Although Spain never achieved lasting sovereignty over the Moros, Mindanao and Sulu were included in the territory ceded to the United States in 1898. By 1913 Moro resistance to US rule in Mindanao and Sulu had been effectively subdued and administration of the predominantly Muslim areas was transferred from the US army to civilian authorities.
Although US officials made some attempt to accommodate Philippine Muslim customs and Islamic law, US policy was nevertheless aimed essentially at assimilating the Moros into mainstream Christian Filipino society. From 1914 integration was pursued through a ‘policy of attraction’. In Muslim areas, the government allocated substantial spending to roads, schools, hospitals and other services; education was made compulsory, and scholarships were provided for Muslims to study in Manila and in the United States. Muslims began to participate in the emerging political system. The United States administration also encouraged migration to Mindanao from the populous northern islands of Luzon and the Visayas through the provision of timber and mining concessions and land for plantations and cattle ranches. Between 1903 and 1939 the population of Mindanao, estimated at around 500,000 at the end of the Spanish period, had grown by 1.4 million. Increasingly, the new settlers encroached on ancestral Muslim and tribal lands.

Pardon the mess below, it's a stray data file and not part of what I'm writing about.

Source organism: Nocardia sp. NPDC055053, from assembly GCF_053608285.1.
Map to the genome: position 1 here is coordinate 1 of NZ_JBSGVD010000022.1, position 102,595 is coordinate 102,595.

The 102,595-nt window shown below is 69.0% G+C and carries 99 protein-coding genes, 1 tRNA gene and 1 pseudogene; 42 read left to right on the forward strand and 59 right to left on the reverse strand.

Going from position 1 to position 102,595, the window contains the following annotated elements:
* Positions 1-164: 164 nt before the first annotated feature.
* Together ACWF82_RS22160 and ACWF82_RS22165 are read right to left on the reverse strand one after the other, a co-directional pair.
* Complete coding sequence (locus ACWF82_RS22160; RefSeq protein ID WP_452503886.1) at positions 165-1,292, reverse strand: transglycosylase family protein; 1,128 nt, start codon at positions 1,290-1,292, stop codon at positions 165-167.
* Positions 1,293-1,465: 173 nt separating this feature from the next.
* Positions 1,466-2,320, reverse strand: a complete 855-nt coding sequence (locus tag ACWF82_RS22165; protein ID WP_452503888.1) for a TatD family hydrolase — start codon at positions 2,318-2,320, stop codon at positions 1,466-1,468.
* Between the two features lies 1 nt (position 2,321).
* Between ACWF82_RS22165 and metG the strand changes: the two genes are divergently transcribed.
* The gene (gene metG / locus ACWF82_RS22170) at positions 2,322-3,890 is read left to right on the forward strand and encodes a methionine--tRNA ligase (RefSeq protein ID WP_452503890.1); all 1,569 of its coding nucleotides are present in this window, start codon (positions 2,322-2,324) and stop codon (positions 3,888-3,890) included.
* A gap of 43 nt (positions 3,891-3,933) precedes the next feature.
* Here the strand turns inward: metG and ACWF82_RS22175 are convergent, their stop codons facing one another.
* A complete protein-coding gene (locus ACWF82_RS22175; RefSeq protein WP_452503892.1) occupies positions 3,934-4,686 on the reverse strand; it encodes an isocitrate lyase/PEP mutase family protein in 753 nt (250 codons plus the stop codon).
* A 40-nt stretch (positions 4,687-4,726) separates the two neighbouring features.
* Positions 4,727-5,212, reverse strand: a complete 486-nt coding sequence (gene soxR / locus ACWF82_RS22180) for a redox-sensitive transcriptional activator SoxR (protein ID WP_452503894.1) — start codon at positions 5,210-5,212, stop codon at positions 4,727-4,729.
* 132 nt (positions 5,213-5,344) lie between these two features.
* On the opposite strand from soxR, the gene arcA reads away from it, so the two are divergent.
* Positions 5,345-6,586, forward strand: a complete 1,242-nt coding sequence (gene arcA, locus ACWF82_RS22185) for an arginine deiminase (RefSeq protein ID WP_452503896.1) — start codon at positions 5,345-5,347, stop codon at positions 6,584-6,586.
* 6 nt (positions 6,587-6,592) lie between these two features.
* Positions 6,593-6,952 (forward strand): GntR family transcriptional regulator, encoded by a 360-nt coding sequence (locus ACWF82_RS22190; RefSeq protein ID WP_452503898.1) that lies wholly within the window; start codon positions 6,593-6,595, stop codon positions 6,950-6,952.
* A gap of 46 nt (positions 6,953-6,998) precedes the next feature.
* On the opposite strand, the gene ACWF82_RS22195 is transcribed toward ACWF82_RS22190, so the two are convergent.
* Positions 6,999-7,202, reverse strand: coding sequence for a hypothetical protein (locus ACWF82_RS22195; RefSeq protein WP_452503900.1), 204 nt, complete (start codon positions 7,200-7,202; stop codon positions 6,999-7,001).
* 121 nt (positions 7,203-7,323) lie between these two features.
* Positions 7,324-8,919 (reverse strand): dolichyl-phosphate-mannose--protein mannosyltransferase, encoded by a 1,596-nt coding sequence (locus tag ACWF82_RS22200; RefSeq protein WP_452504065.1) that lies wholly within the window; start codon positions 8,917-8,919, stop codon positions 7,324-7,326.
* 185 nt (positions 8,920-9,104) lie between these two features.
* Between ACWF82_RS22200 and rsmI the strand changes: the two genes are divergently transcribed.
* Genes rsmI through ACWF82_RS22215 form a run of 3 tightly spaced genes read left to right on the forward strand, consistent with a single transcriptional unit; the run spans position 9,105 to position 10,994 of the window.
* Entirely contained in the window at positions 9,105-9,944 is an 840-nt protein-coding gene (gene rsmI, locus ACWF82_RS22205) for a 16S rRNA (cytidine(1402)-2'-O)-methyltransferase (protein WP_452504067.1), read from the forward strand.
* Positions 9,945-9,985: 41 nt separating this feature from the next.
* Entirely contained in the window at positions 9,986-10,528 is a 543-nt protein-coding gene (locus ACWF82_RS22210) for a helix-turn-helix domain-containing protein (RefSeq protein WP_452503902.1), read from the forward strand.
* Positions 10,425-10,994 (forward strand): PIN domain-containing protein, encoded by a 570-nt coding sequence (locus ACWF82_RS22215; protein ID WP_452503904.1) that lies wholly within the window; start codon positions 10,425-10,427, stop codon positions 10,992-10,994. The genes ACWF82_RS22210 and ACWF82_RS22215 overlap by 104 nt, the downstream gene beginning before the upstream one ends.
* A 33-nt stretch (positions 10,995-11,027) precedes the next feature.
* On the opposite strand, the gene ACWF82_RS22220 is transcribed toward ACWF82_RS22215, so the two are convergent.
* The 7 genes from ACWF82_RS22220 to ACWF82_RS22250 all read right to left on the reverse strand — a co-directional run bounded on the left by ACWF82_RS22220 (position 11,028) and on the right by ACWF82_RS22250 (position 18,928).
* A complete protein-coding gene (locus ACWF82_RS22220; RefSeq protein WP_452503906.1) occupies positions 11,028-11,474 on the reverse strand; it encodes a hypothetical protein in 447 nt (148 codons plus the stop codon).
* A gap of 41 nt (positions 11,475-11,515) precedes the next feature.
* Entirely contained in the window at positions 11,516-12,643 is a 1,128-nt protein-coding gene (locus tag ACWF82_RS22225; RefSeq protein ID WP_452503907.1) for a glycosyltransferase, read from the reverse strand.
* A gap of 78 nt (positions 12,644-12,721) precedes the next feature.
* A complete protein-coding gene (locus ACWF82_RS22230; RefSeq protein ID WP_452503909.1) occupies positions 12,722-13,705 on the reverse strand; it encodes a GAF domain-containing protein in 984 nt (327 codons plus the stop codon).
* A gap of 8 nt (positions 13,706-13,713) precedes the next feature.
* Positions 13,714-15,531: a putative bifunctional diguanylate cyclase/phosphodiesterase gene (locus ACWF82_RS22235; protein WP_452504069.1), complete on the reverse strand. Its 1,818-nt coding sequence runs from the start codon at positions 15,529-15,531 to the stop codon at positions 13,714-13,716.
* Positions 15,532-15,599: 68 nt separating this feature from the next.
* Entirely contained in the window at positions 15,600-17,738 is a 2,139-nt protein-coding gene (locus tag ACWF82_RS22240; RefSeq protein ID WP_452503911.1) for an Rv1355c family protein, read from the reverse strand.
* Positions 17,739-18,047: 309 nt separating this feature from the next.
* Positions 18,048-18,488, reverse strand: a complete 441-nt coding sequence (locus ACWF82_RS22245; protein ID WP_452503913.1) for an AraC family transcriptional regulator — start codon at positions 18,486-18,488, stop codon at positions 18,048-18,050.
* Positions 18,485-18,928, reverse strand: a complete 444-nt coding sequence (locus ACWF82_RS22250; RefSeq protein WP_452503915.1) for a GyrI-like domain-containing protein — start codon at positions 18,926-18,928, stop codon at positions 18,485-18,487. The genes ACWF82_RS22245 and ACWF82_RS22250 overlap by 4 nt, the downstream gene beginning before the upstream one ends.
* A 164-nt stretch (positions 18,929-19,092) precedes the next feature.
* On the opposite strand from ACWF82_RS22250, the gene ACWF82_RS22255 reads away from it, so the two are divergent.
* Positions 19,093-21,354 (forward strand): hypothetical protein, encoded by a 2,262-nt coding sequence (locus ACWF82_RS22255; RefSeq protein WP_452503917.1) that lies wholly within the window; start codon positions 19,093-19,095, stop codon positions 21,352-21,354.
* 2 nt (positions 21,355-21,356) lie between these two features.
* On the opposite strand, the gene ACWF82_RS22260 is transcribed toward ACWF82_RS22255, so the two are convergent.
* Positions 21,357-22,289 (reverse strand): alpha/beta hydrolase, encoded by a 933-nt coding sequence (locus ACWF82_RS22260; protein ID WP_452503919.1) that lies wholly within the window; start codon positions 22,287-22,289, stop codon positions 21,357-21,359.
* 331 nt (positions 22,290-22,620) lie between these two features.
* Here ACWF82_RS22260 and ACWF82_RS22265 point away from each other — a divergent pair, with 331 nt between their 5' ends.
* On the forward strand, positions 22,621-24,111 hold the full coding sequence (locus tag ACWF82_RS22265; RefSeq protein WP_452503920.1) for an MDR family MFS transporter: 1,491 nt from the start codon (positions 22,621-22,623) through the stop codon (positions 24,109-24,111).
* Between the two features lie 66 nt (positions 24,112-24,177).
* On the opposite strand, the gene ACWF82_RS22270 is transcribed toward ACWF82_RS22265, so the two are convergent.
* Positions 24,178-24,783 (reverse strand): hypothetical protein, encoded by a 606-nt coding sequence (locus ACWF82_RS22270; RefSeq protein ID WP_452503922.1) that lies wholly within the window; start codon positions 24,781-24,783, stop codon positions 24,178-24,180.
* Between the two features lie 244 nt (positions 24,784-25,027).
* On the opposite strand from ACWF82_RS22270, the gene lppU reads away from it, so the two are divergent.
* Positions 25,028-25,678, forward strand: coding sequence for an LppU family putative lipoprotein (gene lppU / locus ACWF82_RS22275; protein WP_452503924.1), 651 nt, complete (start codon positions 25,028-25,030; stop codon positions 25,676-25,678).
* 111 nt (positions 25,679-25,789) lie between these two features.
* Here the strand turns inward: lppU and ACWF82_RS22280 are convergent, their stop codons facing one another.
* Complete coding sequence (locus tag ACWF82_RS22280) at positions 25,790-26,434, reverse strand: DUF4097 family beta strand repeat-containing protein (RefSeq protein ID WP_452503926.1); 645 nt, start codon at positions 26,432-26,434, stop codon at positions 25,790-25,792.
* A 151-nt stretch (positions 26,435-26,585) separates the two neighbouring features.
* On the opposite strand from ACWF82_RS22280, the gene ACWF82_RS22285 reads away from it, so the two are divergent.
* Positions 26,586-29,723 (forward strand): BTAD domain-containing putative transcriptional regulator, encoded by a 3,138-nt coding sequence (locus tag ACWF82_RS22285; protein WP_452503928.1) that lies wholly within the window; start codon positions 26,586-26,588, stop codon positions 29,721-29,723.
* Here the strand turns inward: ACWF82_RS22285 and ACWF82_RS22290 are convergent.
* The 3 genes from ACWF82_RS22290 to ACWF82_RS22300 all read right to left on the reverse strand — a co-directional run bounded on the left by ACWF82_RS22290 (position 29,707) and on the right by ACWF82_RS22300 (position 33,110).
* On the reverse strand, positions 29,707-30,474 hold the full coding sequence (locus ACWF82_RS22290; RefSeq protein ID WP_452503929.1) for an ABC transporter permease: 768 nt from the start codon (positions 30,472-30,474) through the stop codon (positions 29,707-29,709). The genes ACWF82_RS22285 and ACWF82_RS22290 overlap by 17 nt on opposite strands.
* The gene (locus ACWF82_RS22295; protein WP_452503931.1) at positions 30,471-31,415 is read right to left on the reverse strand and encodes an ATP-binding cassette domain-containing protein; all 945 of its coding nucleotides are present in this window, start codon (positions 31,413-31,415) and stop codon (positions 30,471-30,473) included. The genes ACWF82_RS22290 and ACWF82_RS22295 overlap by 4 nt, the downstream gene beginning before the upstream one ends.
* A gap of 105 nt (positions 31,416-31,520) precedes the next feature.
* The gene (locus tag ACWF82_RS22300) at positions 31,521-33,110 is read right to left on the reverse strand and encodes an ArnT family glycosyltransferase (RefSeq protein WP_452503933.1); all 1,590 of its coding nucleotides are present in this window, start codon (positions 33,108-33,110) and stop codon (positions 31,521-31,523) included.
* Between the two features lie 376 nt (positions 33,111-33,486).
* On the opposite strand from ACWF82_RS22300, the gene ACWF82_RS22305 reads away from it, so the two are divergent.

In 1920 control of Mindanao and Sulu was passed from the United States administration to the Philippine legislature, and in 1935 to the newly established Commonwealth. In the latter year a group of 120 Moro datus [community leaders] from Lanao petitioned the US president, repeating earlier requests either to give the Moros political independence or to let them remain under US rule. Christian Filipinos, they claimed, discriminated against Muslims and treated them abusively. Under an administration dominated by Christian Filipinos, the ‘policy of attraction’ did indeed lapse, and there was an increasing incidence of clashes between Muslims and Christian settlers.
Following independence in 1946, there was a further heavy influx of settlers into Mindanao, doubling the population in several provinces between 1948 and 1960. By the end of the 1960s disputes over land between the Muslim population, tribal peoples and Christian settlers were becoming more frequent and more violent, and the growing number of settlers was threatening the electoral bases of several Muslim politicians.